The use of some anecdotes may mean differently to a faction of the group members. This is highly witnessed when employees get used to abbreviations. Language barrier is common especially due to the different age groups in the work place.
This results to inefficient flow of information, and at times, it may result in misunderstanding among the employees. Silence Any rational employer should not ignore silence since it means absence of information on the ongoing operations in an organization. Therefore, it is important for the management of the organization to encourage feedback from its members regarding client satisfaction, job satisfaction, and other feedbacks with respect to their notices and press releases.
Silence means no communication at all. Employees, who decide to go silent about what they are going through, may also suffer psychological stress. The senior management should encourage downward communication, job satisfaction and to solve the problem of intimidation. It is apparent that silence is less where the management holds the opinions of the minority with high esteem Robbins and Tim Poor communication channels Members of a given group can send and receive information in several ways; different types of messages need different types of communicating channels, with factors of time and distance.
Some communication media are more effective compared to others; given the situation. Some channels of communication may deem slow hence untimely delivery of the information. Normally, the face-to-face FTF medium of communication is the most reliable means to ensure the correct perception of the information. California Pizza Kitchen scenario The effectiveness of communication has been significantly interfered with, at the California Pizza Kitchen, which is an established fast food company.
It is apparent that the company is a global leader in fast foods. Recently, the company has reported a significant decline in its profits owing to decreased customers. The main cause of this is that the company has not been able to meet the demands of their customers because its employees are drawn from the USA and thus do not understand the expression of its customers whose native languages are not English with regard to tastes and preferences.
It is also evident that there is a gap between the management of California Pizza Kitchen and its junior employees. This is attributed to poor communication channels between the top management of the company and its junior employees. This is ineffective in the sense that its employees hardly find time to check on the notice boards.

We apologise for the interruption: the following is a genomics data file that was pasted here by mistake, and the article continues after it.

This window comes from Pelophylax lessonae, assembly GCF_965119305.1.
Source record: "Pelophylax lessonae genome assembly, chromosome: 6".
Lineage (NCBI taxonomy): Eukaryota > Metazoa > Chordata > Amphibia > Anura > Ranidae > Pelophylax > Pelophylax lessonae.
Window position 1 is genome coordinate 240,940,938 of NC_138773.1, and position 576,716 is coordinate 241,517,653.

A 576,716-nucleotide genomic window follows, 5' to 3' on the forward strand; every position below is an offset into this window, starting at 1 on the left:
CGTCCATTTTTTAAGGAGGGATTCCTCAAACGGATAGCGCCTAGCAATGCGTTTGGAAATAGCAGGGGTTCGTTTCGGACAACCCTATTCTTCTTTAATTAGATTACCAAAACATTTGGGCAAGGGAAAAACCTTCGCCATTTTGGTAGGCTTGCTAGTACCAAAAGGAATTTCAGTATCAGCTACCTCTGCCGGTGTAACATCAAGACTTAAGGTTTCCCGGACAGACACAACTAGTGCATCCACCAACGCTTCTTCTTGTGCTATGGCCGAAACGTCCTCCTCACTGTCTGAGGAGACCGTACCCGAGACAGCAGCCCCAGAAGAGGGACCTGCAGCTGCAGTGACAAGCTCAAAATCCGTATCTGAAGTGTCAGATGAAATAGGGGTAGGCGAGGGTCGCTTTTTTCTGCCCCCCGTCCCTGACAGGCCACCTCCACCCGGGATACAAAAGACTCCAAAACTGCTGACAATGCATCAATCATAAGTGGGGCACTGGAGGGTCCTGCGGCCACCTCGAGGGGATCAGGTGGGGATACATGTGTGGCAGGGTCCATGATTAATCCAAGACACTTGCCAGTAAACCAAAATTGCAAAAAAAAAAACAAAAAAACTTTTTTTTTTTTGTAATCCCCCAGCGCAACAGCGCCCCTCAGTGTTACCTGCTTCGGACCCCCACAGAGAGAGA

This has led to the failure of the employees to respond to the demands made by the management through the issuance of the notices. Therefore, the development of cold relationship between the management and the junior employees is simmering hence denting the performance and reputation of the company Robbins, Judge, Millett, and Waters-Marsh Overcoming the barriers Lack of trust In order to address miscommunication that accrues because of this barrier, the management of the organization should capacity build its members by carrying out education workshops on a regular basis.
This fosters the team building and inculcation of trust among the group members. By engaging the members in get-together parties and motivational trips, the members will be able to share ideas hence gain trust amongst themselves. During these meetings, the junior members will be able to interact with their managers hence get rid of the allayed fear whilst gaining trust.
Communication in this case will be smooth and effective due to high level of trust amongst the group members. Silence and poor communication channels Silence means there is a lack of feedback to sender regarding disseminated information.
The management of the organization should encourage its members to acknowledge the reception of the information disseminated and to provide feedbacks promptly. In order to avert silence, the management should involve all members in coming up with the most appropriate channels of communication that deems fit for members to receive the information and provide the feedback in a timely manner.
By involving all members, the management will identify and do away with the poor communication channels. Language barrier The management of the organization should enact policies regarding the employee behaviors and the formal language embraced by the company.
The full understanding of the formal language recommended by the company should be part of the hiring requirements. This will alleviate miscommunication resulting from the language barrier. Emotional factors and information filtering Depending on the nature of the information to be disseminated, the management of the organization should monitor the moods of the intended recipients before passing the information.
In some cases, guidance and counseling of the intended recipients is necessary to prepare them for the negative impacts the information may have on them. Information filtering is therefore, not necessary. Therefore, the development of cold relationship between the management and the junior employees is simmering hence denting the performance and reputation of the company Robbins, Judge, Millett, and Waters-Marsh Overcoming the barriers Lack of trust In order to address miscommunication that accrues because of this barrier, the management of the organization should capacity build its members by carrying out education workshops on a regular basis.